Most People Think My Cousin Committed Suicide, Only I Know The Grisly Truth

“I can’t take you all the way, but I’ll be able to point them out to you,” Bill explained and slapped the sides of his chair.

Bill led me out a backdoor and into an overgrown backyard of pale grass decorated with the net-less frame of a soccer goal and a net-less and backboard-less basketball hoop.

Bill pointed out to a tight little trail at the back of the yard which snaked out into the thick, dark woods. I could see the outline of a couple little buildings tucked between the trees out there.

“Two buildings out there are the labs. Don’t think anyone is out there yet,” Bill said and dug into a fanny pack until he produced a ring of keys. “I’d walk you out there myself, but for obvious reasons that’s a no go, so just unlock it yourself, bring the keys back when you’re done.”

Bill handed me the keys.

The walk to the computer labs reminded me of something out of a dream. Two brick buildings with metal slanted roofs, the little domiciles looked wholly out of place in the old growth Tennessee woods, especially knowing they rested behind a church which looked on the verge of collapse. Honestly, the labs looked like the newest buildings in the entire sleepy, little hometown other than the Walgreen’s.

I wasn’t sure if I just felt a cold wind or had spooked myself when I walked up to the front door of one of the labs and unlocked it. I opened up the door and turned around, locked eyes with Bill for a moment before he wheeled himself back into the church.

A flick of a light switch illuminated a tight little room lined with cheap desks topped with 90s-era desktop computers. I approached the nearest desktop, took a seat in an office chair I hoped wasn’t full of spiders and fired the thing up. Laughed to myself when I saw the ancient Windows 98 loading screen flash in front of me.

I wasted no time once the computer loaded. For all I knew, Crumpled Twenty Dollar Bill was back in the church calling up headquarters and asking if I was legit.

Thankfully an awful client who spied on the instant messaging of their employees had educated me on my best shot of finding out anything of worth I might be able to track down about Chase on the computers. If you used AOL to chat, which since Chase was in the late-90s, I’m sure he was, all the administrator of the computer or network had to do was check a box which automatically saved all chats in a log file. If Crave Church had, and no one had deleted them, the computers Chase chatted on would have his chat logs saved on them.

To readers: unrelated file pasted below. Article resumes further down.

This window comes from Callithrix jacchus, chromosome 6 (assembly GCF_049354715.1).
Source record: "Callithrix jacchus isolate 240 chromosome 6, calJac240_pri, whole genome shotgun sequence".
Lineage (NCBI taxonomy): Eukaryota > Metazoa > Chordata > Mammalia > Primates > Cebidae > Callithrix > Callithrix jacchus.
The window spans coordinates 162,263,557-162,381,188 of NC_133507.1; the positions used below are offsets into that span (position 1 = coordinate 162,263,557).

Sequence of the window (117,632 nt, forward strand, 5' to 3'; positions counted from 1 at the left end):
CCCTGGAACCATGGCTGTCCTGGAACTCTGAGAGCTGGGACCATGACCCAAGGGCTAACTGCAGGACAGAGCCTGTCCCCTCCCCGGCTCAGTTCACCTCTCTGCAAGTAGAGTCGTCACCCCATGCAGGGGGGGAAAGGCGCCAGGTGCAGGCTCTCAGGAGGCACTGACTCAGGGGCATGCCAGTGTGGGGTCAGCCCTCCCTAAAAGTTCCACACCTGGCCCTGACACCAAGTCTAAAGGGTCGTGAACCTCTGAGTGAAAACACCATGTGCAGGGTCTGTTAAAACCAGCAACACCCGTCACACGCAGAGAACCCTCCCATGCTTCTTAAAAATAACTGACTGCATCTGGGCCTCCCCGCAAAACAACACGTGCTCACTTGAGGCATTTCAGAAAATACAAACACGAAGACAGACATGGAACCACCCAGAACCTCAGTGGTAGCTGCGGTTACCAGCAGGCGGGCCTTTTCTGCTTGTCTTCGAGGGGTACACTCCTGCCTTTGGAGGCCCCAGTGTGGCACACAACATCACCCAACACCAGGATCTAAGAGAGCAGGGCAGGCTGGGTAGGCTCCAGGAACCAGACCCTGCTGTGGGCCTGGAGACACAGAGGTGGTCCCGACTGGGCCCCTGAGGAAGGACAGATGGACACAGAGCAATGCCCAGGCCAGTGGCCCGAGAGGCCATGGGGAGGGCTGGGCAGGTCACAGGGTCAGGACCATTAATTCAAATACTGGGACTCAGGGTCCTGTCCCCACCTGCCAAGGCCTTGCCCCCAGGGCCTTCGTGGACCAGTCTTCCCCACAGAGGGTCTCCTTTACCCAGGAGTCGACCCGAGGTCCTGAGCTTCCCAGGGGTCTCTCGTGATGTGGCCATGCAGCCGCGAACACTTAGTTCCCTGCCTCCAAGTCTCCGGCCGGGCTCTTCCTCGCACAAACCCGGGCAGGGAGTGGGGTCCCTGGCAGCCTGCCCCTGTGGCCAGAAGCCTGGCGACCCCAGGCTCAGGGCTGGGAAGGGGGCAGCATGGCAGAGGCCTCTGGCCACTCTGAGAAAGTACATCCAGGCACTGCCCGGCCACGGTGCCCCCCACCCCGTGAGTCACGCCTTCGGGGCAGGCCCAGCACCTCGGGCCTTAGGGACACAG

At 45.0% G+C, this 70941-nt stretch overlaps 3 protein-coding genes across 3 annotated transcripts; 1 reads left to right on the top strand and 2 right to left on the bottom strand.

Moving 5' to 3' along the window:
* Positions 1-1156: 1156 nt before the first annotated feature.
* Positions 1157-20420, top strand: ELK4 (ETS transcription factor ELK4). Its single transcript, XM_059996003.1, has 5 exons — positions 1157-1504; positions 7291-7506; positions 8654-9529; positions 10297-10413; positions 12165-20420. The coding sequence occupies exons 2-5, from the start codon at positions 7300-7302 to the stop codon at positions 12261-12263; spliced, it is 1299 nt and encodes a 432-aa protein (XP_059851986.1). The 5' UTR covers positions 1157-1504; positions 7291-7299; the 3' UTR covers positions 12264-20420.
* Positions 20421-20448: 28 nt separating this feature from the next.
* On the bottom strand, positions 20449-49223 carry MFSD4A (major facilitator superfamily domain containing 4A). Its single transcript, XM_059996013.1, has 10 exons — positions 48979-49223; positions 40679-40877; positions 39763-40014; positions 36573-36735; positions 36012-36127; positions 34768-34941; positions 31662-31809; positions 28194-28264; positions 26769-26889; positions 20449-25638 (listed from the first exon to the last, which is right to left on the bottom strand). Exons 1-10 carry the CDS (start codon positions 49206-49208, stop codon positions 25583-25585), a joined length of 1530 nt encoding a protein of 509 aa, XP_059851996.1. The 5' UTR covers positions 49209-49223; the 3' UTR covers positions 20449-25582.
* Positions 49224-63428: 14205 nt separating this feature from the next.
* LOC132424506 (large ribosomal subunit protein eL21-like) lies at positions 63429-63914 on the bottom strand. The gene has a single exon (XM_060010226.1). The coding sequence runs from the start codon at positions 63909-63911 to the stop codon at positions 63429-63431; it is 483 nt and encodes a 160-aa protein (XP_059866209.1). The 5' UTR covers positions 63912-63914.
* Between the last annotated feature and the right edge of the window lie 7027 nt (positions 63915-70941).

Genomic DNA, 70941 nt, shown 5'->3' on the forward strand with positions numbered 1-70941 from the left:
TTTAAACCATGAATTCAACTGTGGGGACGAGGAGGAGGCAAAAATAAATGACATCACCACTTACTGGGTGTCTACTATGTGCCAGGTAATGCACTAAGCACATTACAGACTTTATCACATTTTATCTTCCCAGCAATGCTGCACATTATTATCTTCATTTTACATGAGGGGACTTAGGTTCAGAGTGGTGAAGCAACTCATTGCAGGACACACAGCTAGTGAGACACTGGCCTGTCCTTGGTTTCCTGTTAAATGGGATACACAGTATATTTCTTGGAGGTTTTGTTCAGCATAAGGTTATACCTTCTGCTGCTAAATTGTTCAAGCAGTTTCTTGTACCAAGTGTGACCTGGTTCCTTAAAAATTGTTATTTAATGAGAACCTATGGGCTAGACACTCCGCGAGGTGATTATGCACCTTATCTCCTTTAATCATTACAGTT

Success came quicker than I thought. The admin had been storing chat messages in a conveniently year-labeled folder going all the way back to 1998. I jammed in my jump drive and collected the 1998 and 1999 folders. The three other computers in the room would prove equally fruitful.

I couldn’t have gotten out of there fast enough once I loaded up my jump drives. It was now a race to get back to my dad’s house to start combing through the old logs to see if I could find anything fruitful. I walked around the side of the church, hoping to avoid Bill.

I was just about to the sidewalk when I heard Bill’s voice sound out from the front of the church.

“Hey buddy.”

I turned and saw Bill on the perch of the front doorway.

“You leave the keys out back there?”

Damn’t. The keys.

“Oh yeah,” I answered and ran up the stairs until I reunited with Bill. Handed him the keys.

“Thanks.”

I started back down the walkway to the street, but Bill’s voice stopped me.

“I thought we used WestTenn for our IT.”

I turned around again. Saw Bill scowling at me.

“Uh, yeah, you do, but they don’t handle software. They contracted us out.”

I scurried away as soon as I finished, got in my rental car and drove away.

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